- Data by the Energy and Petroleum Regulatory Authority (Epra) showed that Kenya’s maximum power demand crossed the 2,036-megawatt (MW) mark this week.
- The country recorded a decline in demand for electricity last year when industries and other businesses cut down their activities in response to the Covid-19 pandemic.
- The increase in power consumption points to the resumption of activities in the manufacturing sector and large businesses such as malls and offices.
Electricity consumption by homes and factories in Kenya hit an all-time high last week, indicating improving economic activities in the country.
Data by the Energy and Petroleum Regulatory Authority (Epra) showed that Kenya’s maximum power demand crossed the 2,036-megawatt (MW) mark this week, the highest ever recorded in history from a record low 1,661MW in April 2020 at the height of the Covid 19 pandemic.
The jump which represents a 22.58 percent growth over the 19-month period signals economic recovery from Covid-19 economic hardships, said power producer Kenya Electricity Generating Company (KenGen) yesterday.
“(This marks) a significant resurgence in demand since the onset of the Covid-19 pandemic in March 2020,” said KenGen in a statement.
The country recorded a decline in demand for electricity last year when industries and other businesses cut down their activities in response to the Covid-19 pandemic.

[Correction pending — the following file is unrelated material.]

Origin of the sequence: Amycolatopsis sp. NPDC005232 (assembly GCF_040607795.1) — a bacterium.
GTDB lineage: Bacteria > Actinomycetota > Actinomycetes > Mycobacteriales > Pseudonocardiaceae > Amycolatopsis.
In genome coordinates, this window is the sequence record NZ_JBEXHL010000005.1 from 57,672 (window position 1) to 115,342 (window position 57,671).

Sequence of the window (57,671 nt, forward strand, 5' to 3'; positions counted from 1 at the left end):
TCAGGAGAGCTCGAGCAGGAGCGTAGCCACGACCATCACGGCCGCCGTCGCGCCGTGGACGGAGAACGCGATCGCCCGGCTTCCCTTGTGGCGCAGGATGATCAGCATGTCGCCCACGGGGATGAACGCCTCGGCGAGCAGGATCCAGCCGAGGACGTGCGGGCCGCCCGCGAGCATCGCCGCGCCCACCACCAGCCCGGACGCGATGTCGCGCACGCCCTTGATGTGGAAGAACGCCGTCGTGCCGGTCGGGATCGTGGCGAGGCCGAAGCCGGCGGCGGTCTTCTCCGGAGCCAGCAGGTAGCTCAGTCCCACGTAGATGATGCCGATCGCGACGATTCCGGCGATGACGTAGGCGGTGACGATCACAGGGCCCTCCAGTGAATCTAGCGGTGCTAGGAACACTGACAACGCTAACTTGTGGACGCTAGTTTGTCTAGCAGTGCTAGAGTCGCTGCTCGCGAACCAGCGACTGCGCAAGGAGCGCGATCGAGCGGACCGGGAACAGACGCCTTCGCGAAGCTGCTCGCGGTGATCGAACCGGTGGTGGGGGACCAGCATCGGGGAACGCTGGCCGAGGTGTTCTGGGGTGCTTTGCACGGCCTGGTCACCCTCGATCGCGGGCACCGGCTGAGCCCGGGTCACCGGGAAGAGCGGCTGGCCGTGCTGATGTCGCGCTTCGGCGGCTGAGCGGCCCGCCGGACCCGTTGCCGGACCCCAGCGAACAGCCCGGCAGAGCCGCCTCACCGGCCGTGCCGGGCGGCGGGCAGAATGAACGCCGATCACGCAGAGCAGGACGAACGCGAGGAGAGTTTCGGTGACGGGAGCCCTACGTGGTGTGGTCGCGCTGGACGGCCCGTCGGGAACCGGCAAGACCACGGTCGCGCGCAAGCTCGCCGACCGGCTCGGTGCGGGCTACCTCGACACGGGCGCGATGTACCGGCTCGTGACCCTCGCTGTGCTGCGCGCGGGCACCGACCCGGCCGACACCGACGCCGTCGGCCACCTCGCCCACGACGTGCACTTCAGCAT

The Covid knocks saw economic activity contract 5.5 percent at the height of travel restrictions and trade shutdowns in the April-June 2020 period before the slump slowed to a 1.1 percent in July-September after easing of some of the measures.
This period ushered in layoffs and pay cuts as firms grappled with flagging sales due to restrictions imposed to limit the spread of the new coronavirus. Power demand is often an indicator of the number of electrical equipment plugged onto the national grid — including home appliances such as TVs, electric cookers, washing machines, and industrial machinery — pointing to economic output.
The increase in power consumption points to the resumption of activities in the manufacturing sector and large businesses such as malls and offices. Commercial and industrial consumers account for the largest share of electricity sales at 55 percent, followed by domestic at 29 percent, according to data from Epra.
Small businesses and street lighting account for 15 percent and one percent respectively.
Some companies continue to allow their employees to work from home, indicating higher consumption from households.
Last year, there was a slowdown in economic activity caused by delays in the global supply of materials, reduced operating hours, and production capacity due to low demand.
Measures to curb the spread of Covid -19, including restrictions on movement around the country and the closure of bars, hit activity. Some of those measures have now been eased.
KenGen currently accounts for 72 percent of all electricity produced in the country with 80 percent coming from renewable sources of energy.
“KenGen is committed to ensuring a steady and reliable supply of competitively priced energy to support Kenya’s economy,” KenGen chief executive Rebecca Miano said.
“The company is doing this by accelerating the deployment of renewable energy sources such as hydro, geothermal, wind and solar.”
Geothermal and wind power have helped reduce dependence on hydropower plants, which have higher fuel energy costs.